Journal of Materials Science and Chemical Engineering, 2013, 1, 49-52 Published Online October 2013 (
Copyright © 2013 SciRes. MSCE
Homogeneous Isolation of Nanocellulos e from Cotton
Cellulose by High Pressure Homogenization
Yihong Wang1,2, Xiaoyi Wei1, Jihua Li1,3*, Fei Wang1, Qinghuang Wang1,3*, Lingxue Kong4
1Agriculture Products Processing Research Institute, Chinese Academy of
Tropical Agricultural Sciences, Zhanjiang, China
2College of Food Science and Technology of Huazhong Agricultural University, Wuhan, China
3National Center of Important Tropical Crops Engineering and Technology Research, Haikou, China
4Institute for Frontier Materials, Deakin University, Waurn Ponds, Vic, Australia
Email: *
Received July 2013
Nano-cellulose materials are widely believed to have the potential to push polymer mechanical properties. The cotton
cellulose was dissolved in ionic liquid (1-butyl-3-methylimidazolium chloride ([Bmim]Cl)), and then was isolated by
high pressure homogenization in a homogeneous media. The nano-cellulose was obtained at 80 MPa for 30 cycles. The
geometry and microstructure of the cellulose nano-fibres were observed by SEM and their particle size analysis. FTIR,
XRD and TGA were used to characterize changes to chemical functionality. Particular emphasis is given to the physical
and chemical characterization of these nano-fibres together w ith their thermal stability and crystallinity, in order to de-
velop their suitability.
Keywords: Ionic Liquid; Particle Size; High Pressure Homogenization; Thermal Stability; Crystallin ity
1. Introduction
Science and technology continue to move toward re-
newable raw materials and more env ironmentally friend-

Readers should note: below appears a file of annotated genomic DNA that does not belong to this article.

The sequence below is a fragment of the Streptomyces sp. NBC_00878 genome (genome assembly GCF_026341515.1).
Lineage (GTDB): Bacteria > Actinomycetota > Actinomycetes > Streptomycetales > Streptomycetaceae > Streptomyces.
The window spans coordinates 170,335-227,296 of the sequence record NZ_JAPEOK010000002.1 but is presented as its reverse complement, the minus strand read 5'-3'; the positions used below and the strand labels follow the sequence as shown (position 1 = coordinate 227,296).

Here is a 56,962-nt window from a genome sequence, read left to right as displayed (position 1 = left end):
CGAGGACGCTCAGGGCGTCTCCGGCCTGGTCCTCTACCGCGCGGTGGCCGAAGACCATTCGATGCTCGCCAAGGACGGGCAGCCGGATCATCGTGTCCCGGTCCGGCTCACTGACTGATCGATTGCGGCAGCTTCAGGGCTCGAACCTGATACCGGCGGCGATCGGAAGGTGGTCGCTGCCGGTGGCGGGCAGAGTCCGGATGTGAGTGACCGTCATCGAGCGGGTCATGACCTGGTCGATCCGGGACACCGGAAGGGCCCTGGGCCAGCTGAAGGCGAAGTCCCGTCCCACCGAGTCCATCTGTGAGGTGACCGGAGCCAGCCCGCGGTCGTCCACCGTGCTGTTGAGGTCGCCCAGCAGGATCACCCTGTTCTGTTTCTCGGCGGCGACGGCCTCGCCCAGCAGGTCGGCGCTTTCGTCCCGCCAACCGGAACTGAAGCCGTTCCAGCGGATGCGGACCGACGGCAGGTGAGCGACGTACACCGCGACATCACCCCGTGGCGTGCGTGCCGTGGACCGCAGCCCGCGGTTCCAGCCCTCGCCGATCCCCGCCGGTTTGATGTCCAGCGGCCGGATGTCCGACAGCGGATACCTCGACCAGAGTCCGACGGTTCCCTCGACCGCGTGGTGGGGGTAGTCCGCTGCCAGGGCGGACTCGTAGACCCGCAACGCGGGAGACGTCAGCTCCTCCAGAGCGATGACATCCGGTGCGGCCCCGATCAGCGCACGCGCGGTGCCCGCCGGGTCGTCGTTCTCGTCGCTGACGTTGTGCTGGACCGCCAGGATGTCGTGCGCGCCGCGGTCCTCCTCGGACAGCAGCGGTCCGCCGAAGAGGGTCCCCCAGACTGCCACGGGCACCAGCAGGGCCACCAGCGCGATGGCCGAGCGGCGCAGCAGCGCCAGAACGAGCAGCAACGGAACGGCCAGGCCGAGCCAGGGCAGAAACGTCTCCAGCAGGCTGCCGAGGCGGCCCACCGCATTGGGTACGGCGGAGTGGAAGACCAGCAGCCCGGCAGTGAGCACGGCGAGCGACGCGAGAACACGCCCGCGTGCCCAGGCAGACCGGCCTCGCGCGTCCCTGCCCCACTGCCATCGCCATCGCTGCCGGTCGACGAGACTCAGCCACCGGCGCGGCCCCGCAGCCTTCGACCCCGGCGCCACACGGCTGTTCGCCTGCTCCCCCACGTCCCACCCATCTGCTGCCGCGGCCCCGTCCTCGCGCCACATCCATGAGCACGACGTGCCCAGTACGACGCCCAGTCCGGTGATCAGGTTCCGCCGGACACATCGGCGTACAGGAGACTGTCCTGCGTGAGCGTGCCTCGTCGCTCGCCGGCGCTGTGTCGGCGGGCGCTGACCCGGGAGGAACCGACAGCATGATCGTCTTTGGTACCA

ly and sustainable resources and processes [2]. Cellulose,
as a whole is of growing importance in the development
and application of polymer materials, represents a pote n-
tially sustainable source to create fuels, chemicals, com-
posites, and a host of other products to replace fossil-
based products [8]. The nanomaterial landscape is vast,
which is widely believed to have the potential to push
polymer mechanical properties to extreme values [6].
Production of nanocellulose has different methods, such
as acid hydrolysis [9] alkali hydrolysis ball milling and
so on. And the weakness of these methods limit the de-
Homogeneous isolation of nanocellulose by high pres-
sure homogenization is a new and comparatively green
method due to without pretreatment by adding catalytic
amount of sulfuric acid and cellulose solution under mild
condition [5].
We report the structural and physicochemical proper-
ties of the nanocellulose caused by the whole process,
using Four ier transform infrared (FT-IR) spectroscopy,
transmission electron microscopy, and XPS measure-
2. Experimental
2.1. Materials
Cotton cellulose was purchased by local factory in Zhan-
jiang, China. The ionic liquid 1-butyl-3-methylimidazo-
lium chloride ([Bmim]Cl) was synthesized according to
the previous work [4]. All other chemicals were of ana-
lytical grade, come from Guangzhou Chemical Reagent
Factory (Guangzhou, China).
2.2. Preparation of Nanocellulose
Cotton cellulose was pretreated by 1% (w/v) sodium hy-
droxyl solution to remove hemicellulose and lignin, re-